Advances in Seborrheic Keratosis
Seborrheic keratosis (SK) has been called the “Rodney Dangerfield of skin lesions”— it earns little respect (as a clinical concern)
because of its benignity, commonality, usual ease of diagnosis, and simplicity of treatment.1 But these humble lesions are deceiving: They can mimic or camouflage cutaneous malignancy, signal internal malignancy, and cause substantial distress for patients.2-5 Understanding why they remain benign despite the presence of mutations also found in cancer cells may lead to new therapies for cancer—and for SKs.1,6
Recently, the US Food and Drug Administration (FDA) approved the first topical therapy—hydrogen peroxide topical solution, 40% (HP40)—for use on raised SKs, offering clinicians an effective and nondestructive option for removing these lesions. Unlike some topical dermatology products, HP40 is distributed only through dermatology practices and must be applied by a clinician.7 This article offers an update about the management of SKs and the use of this new therapy.
SKs—commonly called age spots—represent the most common benign tumor in humans and are among the most frequent reasons for a visit to a dermatologist.1,8 The lesions of SK typically appear as round or oval, sharply demarcated verrucous plaques with a waxy, stuck-on appearance and with variable thickness and color. As their vernacular name implies, they become more prevalent with advancing age. One author estimated that 80% to 100% of individuals older than 50 years will develop at least one SK.9 Although characteristically observed in middle-aged to older adults, they also occur in teens and young adults.10 SKs rarely travel alone; most individuals with SKs have more than one such lesion. In one study (N=406), the average number of nonsymptomatic SKs per patient was 26.11
SKs result from the accumulation of normal keratinocytes between the basal layer and the keratinizing surface.12 They can develop virtually anywhere except for the palms, soles, and mucous membranes9, but are most commonly observed on the trunk and face.6,13 The tendency to develop SKs can run in families; some genetic links have been identified.14,15
SKs are associated with an extremely low risk of malignancy. They can expand and thicken with time,6 however, and may be mistaken for melanoma and other skin cancers.4 Patients may regard the lesions as unsightly, annoying, or irritating, especially if the lesions are visible or rub against clothing.
Participants should read the activity information, review the activity in its entirety, and complete the online post-test and evaluation. Upon completing this activity as designed and achieving a passing score on the post-test, you will be directed to a Web page that will allow you to receive your certificate of credit via e-mail or you may print it out at that time.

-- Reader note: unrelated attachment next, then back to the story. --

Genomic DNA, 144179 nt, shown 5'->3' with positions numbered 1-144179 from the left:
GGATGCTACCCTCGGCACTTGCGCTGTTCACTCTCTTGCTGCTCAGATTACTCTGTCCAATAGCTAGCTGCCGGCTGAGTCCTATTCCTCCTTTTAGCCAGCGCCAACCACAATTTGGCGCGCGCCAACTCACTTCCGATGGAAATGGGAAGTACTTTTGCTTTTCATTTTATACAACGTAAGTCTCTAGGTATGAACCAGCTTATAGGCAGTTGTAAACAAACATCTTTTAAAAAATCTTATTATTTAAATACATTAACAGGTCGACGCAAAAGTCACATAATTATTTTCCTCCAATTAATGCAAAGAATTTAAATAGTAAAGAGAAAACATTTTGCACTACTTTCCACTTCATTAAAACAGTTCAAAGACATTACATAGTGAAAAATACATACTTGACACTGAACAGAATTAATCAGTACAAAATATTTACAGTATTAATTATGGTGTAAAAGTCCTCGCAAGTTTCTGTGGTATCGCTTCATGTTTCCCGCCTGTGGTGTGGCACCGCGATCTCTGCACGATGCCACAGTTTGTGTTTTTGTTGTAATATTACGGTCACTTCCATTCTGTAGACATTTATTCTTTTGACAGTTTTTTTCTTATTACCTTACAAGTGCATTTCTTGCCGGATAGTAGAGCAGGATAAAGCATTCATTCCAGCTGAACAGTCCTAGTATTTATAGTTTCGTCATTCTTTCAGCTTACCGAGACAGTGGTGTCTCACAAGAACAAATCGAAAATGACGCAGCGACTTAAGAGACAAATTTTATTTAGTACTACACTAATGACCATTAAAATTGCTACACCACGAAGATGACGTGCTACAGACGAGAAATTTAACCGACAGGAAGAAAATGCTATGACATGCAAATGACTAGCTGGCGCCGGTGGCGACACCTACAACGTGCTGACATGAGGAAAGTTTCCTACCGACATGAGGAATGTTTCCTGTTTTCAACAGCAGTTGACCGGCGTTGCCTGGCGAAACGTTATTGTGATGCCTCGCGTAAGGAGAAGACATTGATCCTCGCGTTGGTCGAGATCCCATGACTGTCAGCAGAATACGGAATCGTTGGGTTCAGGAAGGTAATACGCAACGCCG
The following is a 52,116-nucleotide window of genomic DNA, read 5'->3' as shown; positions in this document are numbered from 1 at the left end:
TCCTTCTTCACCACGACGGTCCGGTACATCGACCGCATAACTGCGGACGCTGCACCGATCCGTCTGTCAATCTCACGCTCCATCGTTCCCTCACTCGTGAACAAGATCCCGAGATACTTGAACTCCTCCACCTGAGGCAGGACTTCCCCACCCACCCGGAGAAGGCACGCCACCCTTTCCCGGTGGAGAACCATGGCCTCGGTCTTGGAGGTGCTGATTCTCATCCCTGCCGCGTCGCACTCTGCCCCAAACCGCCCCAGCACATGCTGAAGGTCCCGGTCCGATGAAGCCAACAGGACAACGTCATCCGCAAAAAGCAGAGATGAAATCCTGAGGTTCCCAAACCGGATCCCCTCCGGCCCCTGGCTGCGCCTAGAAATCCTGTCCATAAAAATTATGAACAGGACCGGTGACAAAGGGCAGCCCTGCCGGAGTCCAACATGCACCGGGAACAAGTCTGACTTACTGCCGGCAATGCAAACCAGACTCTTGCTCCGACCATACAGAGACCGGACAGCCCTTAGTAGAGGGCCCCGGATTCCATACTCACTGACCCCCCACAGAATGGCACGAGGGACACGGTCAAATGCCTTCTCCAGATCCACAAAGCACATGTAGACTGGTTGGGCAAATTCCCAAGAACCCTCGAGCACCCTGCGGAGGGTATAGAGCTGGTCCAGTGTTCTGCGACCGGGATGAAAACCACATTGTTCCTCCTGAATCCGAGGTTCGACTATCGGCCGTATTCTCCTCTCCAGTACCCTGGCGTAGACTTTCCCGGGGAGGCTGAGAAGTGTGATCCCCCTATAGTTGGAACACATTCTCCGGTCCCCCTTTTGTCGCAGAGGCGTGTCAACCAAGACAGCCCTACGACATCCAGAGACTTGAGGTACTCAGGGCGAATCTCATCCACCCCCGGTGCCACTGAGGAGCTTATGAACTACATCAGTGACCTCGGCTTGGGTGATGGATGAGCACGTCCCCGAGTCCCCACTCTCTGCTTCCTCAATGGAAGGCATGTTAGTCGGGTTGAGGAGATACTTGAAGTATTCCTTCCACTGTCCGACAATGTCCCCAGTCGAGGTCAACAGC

The online post-test and evaluation can be accessed at http://tinyurl.com/SebK2018.
Inquiries about continuing medical education (CME) accreditation may be directed to the University of Louisville Office of Continuing Medical Education & Professional Development (CME & PD) at firstname.lastname@example.org or (502) 852-5329.
Joseph F. Fowler Jr, MD
Michael S. Kaminer, MD
The University of Louisville School of Medicine designates this Enduring material for a maximum of 1.0 AMA PRA Category 1 Credit(s)TM. Physicians should claim only the credit commensurate with the extent of their participation in the activity.
Joint Provider Accreditation Statement
This activity has been planned and implemented in accordance with the accreditation requirements and policies of the Accreditation Council for Continuing Medical Education (ACCME) through the joint providership of the University of Louisville School of Medicine and Global Academy for Medical Education. The University of Louisville School of Medicine is accredited by the ACCME to provide continuing medical education for physicians.
Joint Accreditation Statement
In support of improving patient care, this activity has been planned and implemented by the Postgraduate Institute for Medicine and Global Academy for Medical Education.
Postgraduate Institute for Medicine is jointly accredited by the Accreditation Council for Continuing Medical Education (ACCME), the Accreditation Council for Pharmacy Education (ACPE), and the American Nurses Credentialing Center (ANCC), to provide continuing education for the healthcare team.
Continuing Nursing Education: The maximum number of hours awarded for this Continuing Nursing Education activity is 0.5 contact hours. Designated for 0.1 contact hours of pharmacotherapy credit for Advanced Practice Registered Nurses.
Seborrheic keratoses (SKs) represent the most common benign tumor in humans and are among the most frequent reasons for visiting a dermatologist. SKs can mimic or mask cutaneous malignancy. Clinicians should be able to diagnose SKs efficiently and accurately to avoid missing melanoma or other cancers. Medical intervention is not required unless the diagnosis is uncertain or the SKs are symptomatic (eg, bleeding, irritation, or itching). Patients with benign lesions often express interest in treatment due to the emotional and social impact of SKs. Current destructive options can be associated with pain, scarring, and pigmentary abnormalities. The first topical therapy approved for use on SKs—hydrogen peroxide topical solution, 40% (HP40)—received US Food and Drug Administration approval about 1 year ago. Clinicians need to be aware of and sympathetic to patient concerns about SKs and treatments. They also benefit from being informed about the latest therapeutic options for removing SKs.
At the conclusion of this activity, participants should be better able to:
- Differentiate between benign seborrheic keratosis (SK) and other common skin lesions